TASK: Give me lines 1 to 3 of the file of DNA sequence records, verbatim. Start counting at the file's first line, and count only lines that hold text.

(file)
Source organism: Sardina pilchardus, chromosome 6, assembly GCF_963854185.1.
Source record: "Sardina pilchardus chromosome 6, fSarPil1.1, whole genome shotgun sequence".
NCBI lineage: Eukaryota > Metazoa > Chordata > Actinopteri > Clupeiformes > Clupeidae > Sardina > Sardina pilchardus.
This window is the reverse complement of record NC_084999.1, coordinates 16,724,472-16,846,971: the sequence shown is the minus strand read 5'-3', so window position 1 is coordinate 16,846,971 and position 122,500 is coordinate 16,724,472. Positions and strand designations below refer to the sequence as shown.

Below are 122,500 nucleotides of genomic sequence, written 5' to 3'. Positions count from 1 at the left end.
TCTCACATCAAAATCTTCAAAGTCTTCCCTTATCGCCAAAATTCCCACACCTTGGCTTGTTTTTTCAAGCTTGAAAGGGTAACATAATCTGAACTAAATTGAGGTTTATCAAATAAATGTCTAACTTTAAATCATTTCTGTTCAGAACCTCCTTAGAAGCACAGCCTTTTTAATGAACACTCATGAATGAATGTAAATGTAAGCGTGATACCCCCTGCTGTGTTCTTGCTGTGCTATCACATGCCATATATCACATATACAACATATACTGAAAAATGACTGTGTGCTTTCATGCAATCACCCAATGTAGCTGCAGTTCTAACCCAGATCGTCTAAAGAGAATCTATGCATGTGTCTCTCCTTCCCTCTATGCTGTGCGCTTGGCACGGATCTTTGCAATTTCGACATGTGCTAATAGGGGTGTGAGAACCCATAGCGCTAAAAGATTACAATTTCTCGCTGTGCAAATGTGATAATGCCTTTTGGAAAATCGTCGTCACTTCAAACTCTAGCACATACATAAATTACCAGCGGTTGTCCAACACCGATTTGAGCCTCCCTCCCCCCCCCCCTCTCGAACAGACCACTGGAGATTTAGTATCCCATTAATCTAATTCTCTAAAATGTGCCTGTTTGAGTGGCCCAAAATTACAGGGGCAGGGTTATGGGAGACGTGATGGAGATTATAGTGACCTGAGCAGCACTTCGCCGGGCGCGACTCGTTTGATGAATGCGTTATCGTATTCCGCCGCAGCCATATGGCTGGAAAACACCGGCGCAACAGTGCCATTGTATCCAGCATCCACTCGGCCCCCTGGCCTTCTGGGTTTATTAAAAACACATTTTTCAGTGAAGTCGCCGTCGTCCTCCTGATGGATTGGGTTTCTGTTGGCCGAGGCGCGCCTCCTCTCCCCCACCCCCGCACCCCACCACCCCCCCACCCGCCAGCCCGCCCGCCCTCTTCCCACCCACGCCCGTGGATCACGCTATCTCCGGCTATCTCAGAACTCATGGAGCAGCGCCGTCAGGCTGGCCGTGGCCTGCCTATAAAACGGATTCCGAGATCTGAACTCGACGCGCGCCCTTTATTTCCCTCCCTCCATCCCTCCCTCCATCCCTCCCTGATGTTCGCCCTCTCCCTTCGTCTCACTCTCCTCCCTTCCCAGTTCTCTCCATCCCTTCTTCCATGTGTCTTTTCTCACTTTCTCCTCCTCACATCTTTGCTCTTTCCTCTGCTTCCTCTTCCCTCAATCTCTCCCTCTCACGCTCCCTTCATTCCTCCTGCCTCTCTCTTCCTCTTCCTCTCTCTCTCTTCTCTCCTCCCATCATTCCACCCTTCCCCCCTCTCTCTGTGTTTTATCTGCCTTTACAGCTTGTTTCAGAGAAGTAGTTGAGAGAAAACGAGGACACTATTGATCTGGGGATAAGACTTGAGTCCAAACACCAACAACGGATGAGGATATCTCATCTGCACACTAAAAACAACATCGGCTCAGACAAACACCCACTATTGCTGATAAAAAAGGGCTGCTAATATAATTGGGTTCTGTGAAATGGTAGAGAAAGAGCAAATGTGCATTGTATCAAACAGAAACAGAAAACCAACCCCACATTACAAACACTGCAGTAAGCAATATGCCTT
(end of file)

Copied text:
Source organism: Sardina pilchardus, chromosome 6, assembly GCF_963854185.1.
Source record: "Sardina pilchardus chromosome 6, fSarPil1.1, whole genome shotgun sequence".
NCBI lineage: Eukaryota > Metazoa > Chordata > Actinopteri > Clupeiformes > Clupeidae > Sardina > Sardina pilchardus.